Son Of God is an epic fail, rants Paloma Sharma.
Son of God is truly a magical film.
It reminds you of those final few minutes on the last day of school just before summer vacation, waiting for liberty, where you try to stare your watch into submission but it won’t change a thing.
Officially, Son of God is supposed to run for 138 minutes but I suppose they calculated that in Narnian time.
Based on the History Channel’s 10 hour miniseries titled The Bible, Son of God attempts to tell the story of Jesus but chooses to portray an extremely convenient and mainstream version of His life and times instead of digging deeper.
Diogo Morgado, who played the titular character in the miniseries, stars as Jesus in what can only be termed as director Christopher Spencer’s half-hearted attempt at storytelling. Spencer lifts a generous amount of footage from The Bible and if you’ve already watched that version, watching Son of God is double the torture.
The kindest thing I can say about Son of God’s storyline is that it is lazy.
Writers Richard Bedser, Colin Swash, Nic Young and writer-director Spencer pick out the best known bits from the New Testament -- such as walking on water, saving the adulteress and healing the sick -- instead of adding new information.
The film opens with the tale of Christmas, the birth of Christ.
Mary (co-producer Roma Downey), Christ’s mother, believes the prophecy of her son being the 'King of His people' but is only seen crying over his fate for a large chunk of her appearance.
Son of God also neglects the other Mary -- Mary Magdalene (Amber Rose Revah). Despite being shown as a disciple of Jesus, Mary’s background is never revealed. She is mostly seen serving food, fussing over Jesus or screaming at Jesus’ torturers.
In addition to this, Son of God also tries to masquerade as a political thriller. It tells of how Jesus’ message and pro-people approach to faith was turning into such a big threat for the government-religion nexus that they plotted to take him out. However, despite this being an important part of the tale, it is treated as secondary to the performance of miracles.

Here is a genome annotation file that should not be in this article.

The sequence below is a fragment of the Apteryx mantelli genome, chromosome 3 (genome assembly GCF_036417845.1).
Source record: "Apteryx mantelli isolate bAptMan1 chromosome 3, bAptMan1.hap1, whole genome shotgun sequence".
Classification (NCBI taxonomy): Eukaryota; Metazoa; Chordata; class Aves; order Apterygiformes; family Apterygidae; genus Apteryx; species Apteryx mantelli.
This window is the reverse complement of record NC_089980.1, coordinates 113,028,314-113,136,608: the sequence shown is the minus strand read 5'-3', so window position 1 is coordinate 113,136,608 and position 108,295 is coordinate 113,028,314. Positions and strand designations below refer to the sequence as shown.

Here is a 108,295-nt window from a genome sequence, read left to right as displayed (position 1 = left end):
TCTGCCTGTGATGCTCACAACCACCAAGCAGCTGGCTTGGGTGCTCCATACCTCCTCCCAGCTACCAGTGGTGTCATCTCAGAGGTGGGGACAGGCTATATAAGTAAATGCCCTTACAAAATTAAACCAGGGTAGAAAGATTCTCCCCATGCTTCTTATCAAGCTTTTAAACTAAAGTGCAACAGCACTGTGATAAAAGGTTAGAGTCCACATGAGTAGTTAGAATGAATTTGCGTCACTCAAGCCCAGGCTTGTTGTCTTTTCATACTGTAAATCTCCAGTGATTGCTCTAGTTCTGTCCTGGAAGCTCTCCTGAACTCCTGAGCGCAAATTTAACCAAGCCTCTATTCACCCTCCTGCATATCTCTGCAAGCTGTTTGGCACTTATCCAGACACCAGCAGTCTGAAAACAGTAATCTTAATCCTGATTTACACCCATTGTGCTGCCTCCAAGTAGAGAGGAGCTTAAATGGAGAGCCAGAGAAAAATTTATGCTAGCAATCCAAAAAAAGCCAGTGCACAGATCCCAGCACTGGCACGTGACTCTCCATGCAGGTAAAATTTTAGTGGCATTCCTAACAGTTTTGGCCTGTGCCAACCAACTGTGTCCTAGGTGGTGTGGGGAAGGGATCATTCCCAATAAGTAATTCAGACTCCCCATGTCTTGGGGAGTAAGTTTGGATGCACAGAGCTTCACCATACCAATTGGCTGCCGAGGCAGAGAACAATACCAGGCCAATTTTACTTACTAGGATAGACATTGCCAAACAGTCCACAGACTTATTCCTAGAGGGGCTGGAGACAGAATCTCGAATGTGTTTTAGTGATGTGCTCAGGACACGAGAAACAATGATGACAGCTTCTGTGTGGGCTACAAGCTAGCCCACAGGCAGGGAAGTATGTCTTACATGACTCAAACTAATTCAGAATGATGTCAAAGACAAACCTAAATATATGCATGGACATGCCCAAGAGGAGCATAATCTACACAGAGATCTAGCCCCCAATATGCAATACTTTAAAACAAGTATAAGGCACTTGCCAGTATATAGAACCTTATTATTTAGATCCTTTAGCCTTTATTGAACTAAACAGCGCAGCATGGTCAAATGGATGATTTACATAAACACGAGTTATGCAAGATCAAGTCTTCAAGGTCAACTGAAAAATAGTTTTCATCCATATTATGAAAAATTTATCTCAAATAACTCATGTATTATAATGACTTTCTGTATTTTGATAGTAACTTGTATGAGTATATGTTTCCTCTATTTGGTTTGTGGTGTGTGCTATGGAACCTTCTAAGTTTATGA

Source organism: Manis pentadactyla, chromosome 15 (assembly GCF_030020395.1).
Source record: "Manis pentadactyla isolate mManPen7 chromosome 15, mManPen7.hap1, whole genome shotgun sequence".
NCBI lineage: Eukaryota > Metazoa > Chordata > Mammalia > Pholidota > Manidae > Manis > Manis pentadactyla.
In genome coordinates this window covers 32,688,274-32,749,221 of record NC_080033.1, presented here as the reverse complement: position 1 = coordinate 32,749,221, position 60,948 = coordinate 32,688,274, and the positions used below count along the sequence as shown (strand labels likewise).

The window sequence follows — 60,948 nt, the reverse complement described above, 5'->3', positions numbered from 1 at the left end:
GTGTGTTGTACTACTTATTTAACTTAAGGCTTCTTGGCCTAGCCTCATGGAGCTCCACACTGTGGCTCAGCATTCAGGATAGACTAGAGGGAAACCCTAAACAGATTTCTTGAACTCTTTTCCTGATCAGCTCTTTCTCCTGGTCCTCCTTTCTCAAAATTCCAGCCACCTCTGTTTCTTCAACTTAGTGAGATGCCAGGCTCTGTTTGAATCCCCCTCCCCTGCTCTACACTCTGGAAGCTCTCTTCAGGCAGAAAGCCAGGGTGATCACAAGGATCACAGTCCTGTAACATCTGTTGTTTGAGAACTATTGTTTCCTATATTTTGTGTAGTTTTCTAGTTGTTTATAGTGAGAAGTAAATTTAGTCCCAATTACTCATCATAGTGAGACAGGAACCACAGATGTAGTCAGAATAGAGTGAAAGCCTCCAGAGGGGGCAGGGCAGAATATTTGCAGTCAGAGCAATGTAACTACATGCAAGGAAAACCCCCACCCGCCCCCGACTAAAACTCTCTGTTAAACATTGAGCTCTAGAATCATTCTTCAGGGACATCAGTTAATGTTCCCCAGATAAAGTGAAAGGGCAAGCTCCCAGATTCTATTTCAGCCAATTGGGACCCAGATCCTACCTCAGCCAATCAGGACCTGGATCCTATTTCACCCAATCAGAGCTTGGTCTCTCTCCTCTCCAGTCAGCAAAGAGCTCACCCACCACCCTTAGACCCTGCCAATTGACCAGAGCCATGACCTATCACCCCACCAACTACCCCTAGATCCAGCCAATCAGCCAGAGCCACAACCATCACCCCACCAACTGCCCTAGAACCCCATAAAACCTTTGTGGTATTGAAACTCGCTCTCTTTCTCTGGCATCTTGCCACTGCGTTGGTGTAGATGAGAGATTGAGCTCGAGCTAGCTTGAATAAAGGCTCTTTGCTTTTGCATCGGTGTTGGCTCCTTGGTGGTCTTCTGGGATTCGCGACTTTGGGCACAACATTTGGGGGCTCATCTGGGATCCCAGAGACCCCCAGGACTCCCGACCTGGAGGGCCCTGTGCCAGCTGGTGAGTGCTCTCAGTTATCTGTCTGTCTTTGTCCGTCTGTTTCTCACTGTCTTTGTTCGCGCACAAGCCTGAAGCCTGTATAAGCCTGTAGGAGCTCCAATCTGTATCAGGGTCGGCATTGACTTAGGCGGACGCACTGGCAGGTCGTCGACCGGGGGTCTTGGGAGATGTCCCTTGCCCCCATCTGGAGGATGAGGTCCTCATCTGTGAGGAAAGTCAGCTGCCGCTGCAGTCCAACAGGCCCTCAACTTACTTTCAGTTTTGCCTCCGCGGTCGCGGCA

Morgado walks around in what seems to be a long white kurta with a permanently doped-out smile on his face, preaching vague answers to pertinent questions for most of the film. His sermons are rarely put into context. You are just expected to know the original story from the Bible.
Roma Downey casts herself as Virgin Mary and the only thing that distracts you from her persistent crying is the badly done nose job.
In addition, Son of God also features quite a bit of British accents as persons of Middle Eastern origin. Besides, the people of the Desert of the Old seem to be a little too well groomed to be peasants and labourers. You half expect The Scorpion King to pop out any minute.
Son of God goes down the same road as The Passion of the Christ in its depiction of Jesus’ trial and crucifixion. The persecution scenes were done so well that for the 20 minutes that Jesus suffers, you feel it twice over. In fact, when nails are being drilled into Jesus’ hands and feet, you want to put a nail through your own hand and attach yourself to a table in your home, lest somebody tries to drag you back to the cinema hall.
Of all the Apostles of Christ, Peter is the only one who gets a (very limited) back story. The rest of the apostles are shown to be following Jesus just because he is Jesus. Although Mary does state that he has saved them, since their individual connections with Him are not established, the story seems hollow at its core.
Son of God is horribly researched. Unwilling to go beyond the conventional Western view on Jesus’ life, His message, His race and His bloodline, the film is so smugly settled in its comfort zone that the message of Jesus is lost.
Jesus being the son of God seems like excuse enough for the film makers not to explore the character or his teachings beyond the surface. Kindness? Compassion? Brotherhood? No thank you, Son of God has more important things to talk about -- such as complete and total faith in God.
Bad CGI, worse cinematography and the worst of dialogues are stuffed into what is essentially meant to be a film about proving that Christ was more than just a man, that he was divine. Why human cannot be divine will be better answered by Professor Langdon.
When it does finally (finally, finally!) end, Son of God proves to be more propaganda than cinema, and despite its makers’ insistence that it is a Biblical epic drama, I think most of us would agree that it is just an epic fail.